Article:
Luke Murphy 2015

Army Staff Sergeant Luke Murphy was the Squad Leader of an 11 man Reconnaissance Team with the 187th Infantry Regiment, a component of the 101st Airborne Division, on his second deployment when he lost his right leg above the knee and severely injured his left leg in an explosively formed penetrator (EFP) blast in Sadr City, Iraq on April 25, 2006.

While leaving Sadr City at one o’clock in the morning after searching through a landfill area where bodies were reported to be buried, SSG Murphy was riding in the second vehicle when a bomb detonated after the vehicle’s bumper crossed a garage door opener laser. Four shape charge explosives simultaneously ripped through the armor of the vehicle, seriously injuring those inside. SSG Murphy’s right leg was traumatically amputated, his left leg was severely injured in the blast. With the brake line severed, and the transmission disabled by the blast, the vehicle continued traveling down the road; fire heating the interior and exploding the ammunition.
SSG Murphy instructed the driver to crash the vehicle in an attempt to save those inside. Trapped in the wreckage, SSG Murphy forced open his door, shouldering it off of its hinges. Falling to the ground, he began low crawling away from the truck. While 50 Cal rounds were detonating and with flames all around, the driver of the vehicle began a valiant attempt to save Luke’s life. Thinking his squad leader was still in the truck, and risking his life to attempt entry, the driver finally was able to hear Luke yelling to him, alerting him that he was out of the vehicle and needed medical attention. Dragged to safety and with tourniquets applied by the Medic and his team, Luke started drifting into an unconscious state, visions of his mother filling his head as his team tried to keep him awake.

Transported by truck, and thanks to the lifesaving measures by his men, 18 minutes after the blast SSG Murphy was in a field hospital being prepared for medevac to the Baghdad ER where he received several units of blood. Stabilized for transport to Landstuhl, Germany, SSG Murphy arrived at Walter Reed Army Medical Center within days of his injuries and remained there for a year enduring nearly thirty surgeries. SSG Murphy is grateful for the support he has received from the Tallahassee community.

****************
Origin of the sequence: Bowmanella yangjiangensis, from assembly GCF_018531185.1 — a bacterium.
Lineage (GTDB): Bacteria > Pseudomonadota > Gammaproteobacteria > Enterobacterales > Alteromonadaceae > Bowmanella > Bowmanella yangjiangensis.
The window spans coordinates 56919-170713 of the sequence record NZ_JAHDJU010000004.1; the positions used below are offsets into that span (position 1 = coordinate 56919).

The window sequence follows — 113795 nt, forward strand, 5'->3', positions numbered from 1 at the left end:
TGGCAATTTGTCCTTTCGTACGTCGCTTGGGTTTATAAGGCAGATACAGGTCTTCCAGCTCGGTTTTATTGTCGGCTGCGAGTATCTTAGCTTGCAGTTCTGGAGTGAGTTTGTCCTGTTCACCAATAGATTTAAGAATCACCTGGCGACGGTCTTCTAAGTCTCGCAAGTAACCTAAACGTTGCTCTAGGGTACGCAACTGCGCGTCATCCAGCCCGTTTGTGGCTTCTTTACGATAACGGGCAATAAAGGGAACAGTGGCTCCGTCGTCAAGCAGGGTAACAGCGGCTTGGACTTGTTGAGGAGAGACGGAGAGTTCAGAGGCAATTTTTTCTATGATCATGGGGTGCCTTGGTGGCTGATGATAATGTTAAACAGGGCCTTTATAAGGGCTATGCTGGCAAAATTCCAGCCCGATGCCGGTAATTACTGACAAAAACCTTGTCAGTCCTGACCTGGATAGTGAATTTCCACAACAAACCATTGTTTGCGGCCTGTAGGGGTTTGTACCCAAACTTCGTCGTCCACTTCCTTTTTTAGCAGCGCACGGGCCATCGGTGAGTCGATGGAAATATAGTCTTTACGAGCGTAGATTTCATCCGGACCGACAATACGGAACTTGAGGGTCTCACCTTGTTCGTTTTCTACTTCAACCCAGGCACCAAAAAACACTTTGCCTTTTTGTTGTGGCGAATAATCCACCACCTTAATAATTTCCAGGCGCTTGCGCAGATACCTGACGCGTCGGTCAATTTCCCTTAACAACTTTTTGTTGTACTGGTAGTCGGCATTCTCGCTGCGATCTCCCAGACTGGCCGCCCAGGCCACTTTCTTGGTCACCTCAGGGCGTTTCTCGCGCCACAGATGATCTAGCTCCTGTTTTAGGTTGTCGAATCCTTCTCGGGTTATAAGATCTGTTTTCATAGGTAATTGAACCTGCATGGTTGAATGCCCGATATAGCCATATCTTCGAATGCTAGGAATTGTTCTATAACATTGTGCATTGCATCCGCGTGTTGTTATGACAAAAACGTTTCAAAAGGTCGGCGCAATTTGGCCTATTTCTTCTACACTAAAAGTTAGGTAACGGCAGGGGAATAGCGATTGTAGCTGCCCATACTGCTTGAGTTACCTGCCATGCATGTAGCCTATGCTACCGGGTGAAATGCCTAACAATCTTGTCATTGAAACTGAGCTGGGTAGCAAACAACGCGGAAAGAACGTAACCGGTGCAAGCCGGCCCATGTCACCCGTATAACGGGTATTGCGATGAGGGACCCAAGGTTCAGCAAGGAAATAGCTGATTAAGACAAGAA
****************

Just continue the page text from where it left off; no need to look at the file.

Luke enjoys spending time with his wife Stephanie, being outdoors and outdoor activities such as gardening, hunting, and fishing. In August 2020, Luke and Stephanie became parents to a baby boy, Rory. A graduate of Florida State University, Luke enjoys attending FSU Football games and cheering on his alma mater. A real estate agent and a nationally recognized motivational speaker, Luke also works with injured Veterans, sharing his positive attitude and helping others to transition to their new normal.

Since moving into his home in February 2014, Luke has become a partner at Southern Land Realty and coauthored a book “Blasted by Adversity.”
Luke has also endured three more surgeries and says his home has made the recovery so much more bearable. “My home is truly the only place I can move freely and in total comfort. It has been a wonderful place to heal, grow and move forward. I will always be grateful to HFOT for building my home, which empowered me to rebuild my life,” he says.

Ian Edge 2016

PFC Ian Edge, Retired, is a decorated veteran of Afghanistan. On an over-watch mission, Ian’s Platoon leader stepped on a pressure plate IED which resulted in the double amputation of his legs. The actions of PFC Edge saved the life of his First Lieutenant and resulted in his Award for Valor for his personal courage.

On June 24, 2011, PFC Edge was on a mission with the 3rd Platoon in Afghanistan. During the mission, PFC Edge stepped on a pressure plate IED that resulted in the loss of his right leg at knee level, soft tissue damage to his left leg and the amputation of part of his left hand. Luckily, he remained conscious and was able to direct members of his Platoon through his emergency treatment as well as that of another soldier injured in the blast.

After six months of rehabilitation, PFC Edge completed the 13-mile course of the Bataan Death March and was approved to reassign to a Warrior Transition Unit closer to home in Ft. Benning, GA. In August 2013, PFC Edge officially retired from the Army.